“Discharged bills can be brought to the House floor only on the second and fourth Monday of each month, and only when the House is in session. This gives us only two dates that would allow enough time for a bill to make it through the Senate and onto the president’s desk in 2018: June 25 and July 23. Unless the House leaders decide to put a bill on the floor — and they might — this is our last real shot in this Congress to force the debate on DACA.”

Vulnerable CA Republicans not fully on board with Trump’s sanctuary state attacks (Sacramento Bee, 5/18/18)

“While the state’s congressional Republicans do routinely condemn local sanctuary policies, several declined to align themselves with the White House’s hardcore stance — which includes penalizing sanctuary cities and states.”

In other news

ICE deportations only half levels of five years ago (Syracuse University TRAC, 5/17/18) Immigration arrests and detentions are up since January 2017, but deportations are down.  Nearly half of those deported have no criminal record other than illegal entry, and another 10 percent have only a traffic violation or DUI. Only 24 percent of those deported under Trump have a serious criminal record.

Ripping children from parents will shatter America’s soul (Washington Post, 5/18/18) Viet Thanh Nguyen, author of the Pulitzer-prize-winning novel, The Sympathizer, recalls his own separation from his parents as a refugee from Vietnam, “howling with fear and pain as I was taken from my mother, too young to understand that I would be returned to her in a few months.”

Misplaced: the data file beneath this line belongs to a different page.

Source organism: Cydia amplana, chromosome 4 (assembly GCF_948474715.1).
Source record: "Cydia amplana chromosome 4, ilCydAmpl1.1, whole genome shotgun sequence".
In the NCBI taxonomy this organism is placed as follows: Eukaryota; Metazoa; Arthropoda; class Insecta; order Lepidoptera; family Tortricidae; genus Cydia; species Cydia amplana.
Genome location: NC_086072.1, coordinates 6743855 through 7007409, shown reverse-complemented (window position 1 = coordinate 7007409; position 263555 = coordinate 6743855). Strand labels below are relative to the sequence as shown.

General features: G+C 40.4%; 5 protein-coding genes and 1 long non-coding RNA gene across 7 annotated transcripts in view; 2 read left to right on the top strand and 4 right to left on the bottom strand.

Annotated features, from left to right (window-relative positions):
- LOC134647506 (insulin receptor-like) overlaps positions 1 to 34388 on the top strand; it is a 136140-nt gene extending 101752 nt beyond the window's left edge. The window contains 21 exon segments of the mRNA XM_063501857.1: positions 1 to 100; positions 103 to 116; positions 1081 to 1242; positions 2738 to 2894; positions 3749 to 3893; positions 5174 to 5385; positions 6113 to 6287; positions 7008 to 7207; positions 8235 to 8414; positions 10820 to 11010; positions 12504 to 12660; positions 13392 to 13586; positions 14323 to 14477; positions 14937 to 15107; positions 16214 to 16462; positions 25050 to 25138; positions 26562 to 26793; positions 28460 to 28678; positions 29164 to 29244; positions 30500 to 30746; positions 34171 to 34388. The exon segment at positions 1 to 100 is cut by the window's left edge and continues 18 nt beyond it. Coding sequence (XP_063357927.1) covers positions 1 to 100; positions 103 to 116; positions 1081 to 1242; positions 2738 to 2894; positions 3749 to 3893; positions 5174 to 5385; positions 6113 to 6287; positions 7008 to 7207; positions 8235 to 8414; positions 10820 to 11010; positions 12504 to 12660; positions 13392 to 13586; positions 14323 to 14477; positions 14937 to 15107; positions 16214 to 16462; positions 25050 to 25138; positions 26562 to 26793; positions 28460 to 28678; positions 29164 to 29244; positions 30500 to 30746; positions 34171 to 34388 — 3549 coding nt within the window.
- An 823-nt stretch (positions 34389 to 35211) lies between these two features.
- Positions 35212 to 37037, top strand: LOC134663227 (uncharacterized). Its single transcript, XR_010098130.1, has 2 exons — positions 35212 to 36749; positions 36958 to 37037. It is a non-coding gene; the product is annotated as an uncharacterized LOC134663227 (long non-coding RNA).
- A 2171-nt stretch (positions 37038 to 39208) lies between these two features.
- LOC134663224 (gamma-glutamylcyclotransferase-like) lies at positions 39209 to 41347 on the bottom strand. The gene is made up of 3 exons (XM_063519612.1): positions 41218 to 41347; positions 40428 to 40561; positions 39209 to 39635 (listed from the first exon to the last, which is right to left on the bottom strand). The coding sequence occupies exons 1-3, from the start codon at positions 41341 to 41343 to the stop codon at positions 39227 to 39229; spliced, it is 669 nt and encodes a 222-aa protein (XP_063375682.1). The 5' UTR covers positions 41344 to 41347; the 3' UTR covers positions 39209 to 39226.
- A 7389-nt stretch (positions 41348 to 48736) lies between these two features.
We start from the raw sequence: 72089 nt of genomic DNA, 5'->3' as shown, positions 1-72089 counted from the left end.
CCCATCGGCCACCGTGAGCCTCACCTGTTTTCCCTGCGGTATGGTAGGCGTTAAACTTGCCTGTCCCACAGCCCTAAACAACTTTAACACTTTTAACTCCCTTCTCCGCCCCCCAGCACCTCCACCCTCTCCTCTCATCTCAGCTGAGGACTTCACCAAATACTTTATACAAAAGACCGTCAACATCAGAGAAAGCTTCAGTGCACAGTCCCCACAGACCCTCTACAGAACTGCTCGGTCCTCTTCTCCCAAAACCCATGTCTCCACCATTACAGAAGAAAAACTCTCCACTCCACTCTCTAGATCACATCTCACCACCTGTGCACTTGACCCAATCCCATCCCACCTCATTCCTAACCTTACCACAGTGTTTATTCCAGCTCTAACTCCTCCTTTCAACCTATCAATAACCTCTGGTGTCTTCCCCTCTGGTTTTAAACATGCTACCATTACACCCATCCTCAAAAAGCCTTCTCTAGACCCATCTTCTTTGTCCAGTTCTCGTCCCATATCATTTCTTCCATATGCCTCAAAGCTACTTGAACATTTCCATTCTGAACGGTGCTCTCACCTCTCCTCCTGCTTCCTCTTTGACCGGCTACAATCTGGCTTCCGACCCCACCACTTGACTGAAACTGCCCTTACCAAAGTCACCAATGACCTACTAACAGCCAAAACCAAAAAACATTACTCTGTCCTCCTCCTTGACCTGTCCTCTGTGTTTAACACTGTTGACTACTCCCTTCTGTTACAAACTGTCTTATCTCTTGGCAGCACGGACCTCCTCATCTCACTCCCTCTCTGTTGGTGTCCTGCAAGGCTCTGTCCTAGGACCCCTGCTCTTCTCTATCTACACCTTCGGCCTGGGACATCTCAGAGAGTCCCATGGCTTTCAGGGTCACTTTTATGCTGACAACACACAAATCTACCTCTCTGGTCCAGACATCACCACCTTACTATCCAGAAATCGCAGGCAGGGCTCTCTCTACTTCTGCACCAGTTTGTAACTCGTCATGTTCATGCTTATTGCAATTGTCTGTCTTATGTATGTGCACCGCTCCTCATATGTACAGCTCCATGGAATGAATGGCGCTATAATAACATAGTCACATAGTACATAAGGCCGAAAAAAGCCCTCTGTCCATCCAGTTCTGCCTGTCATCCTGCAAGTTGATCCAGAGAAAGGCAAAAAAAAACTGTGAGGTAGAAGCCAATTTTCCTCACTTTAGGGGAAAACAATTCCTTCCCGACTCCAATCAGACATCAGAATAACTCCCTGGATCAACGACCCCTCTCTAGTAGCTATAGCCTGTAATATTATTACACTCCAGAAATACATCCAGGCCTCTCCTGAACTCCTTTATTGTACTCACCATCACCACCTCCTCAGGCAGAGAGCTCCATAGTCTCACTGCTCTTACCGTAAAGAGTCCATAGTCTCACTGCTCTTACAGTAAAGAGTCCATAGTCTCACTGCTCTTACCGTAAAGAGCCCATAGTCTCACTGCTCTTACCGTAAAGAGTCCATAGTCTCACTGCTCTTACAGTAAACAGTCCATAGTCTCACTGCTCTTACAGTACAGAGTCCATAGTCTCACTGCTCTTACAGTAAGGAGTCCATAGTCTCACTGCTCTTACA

“Sessions is a law-and-order man who believes he is protecting our country. I’m a man, a son, a father and a writer who worries about our nation losing its soul.

“The intent of this policy is punitive. In practice, it will undoubtedly lead to shattered families. As Democratic Texas Senate candidate Beto O’Rourke says, “You are either for separating children from their parents or you are against it. I am against it.” Me too.”

Asylum seekers have flooded into Canada. The government is putting them to work. (Washington Post, 5/20/18)

“Canadian policymakers are bolstering one tactic to ease the burden: They’re integrating refugee claimants as quickly as possible into the job market….

“There was a big need, an urgent need, for employees,” said company spokesman Richard ­Vigneault. “They’re very much willing to work. We train them; they’re very fast. . . . We’re very satisfied.”


About Mary Turck

News Day, written by Mary Turck, analyzes, summarizes, links to, and comments on reports from news media around the world, with particular attention to immigration, education, and journalism. Fragments, also written by Mary Turck, has fiction, poetry and some creative non-fiction. Mary Turck edited TC Daily Planet,, from 2007-2014, and edited the award-winning Connection to the Americas and AMERICAS.ORG, in its pre-2008 version. She is also a recovering attorney and the author of many books for young people (and a few for adults), mostly focusing on historical and social issues.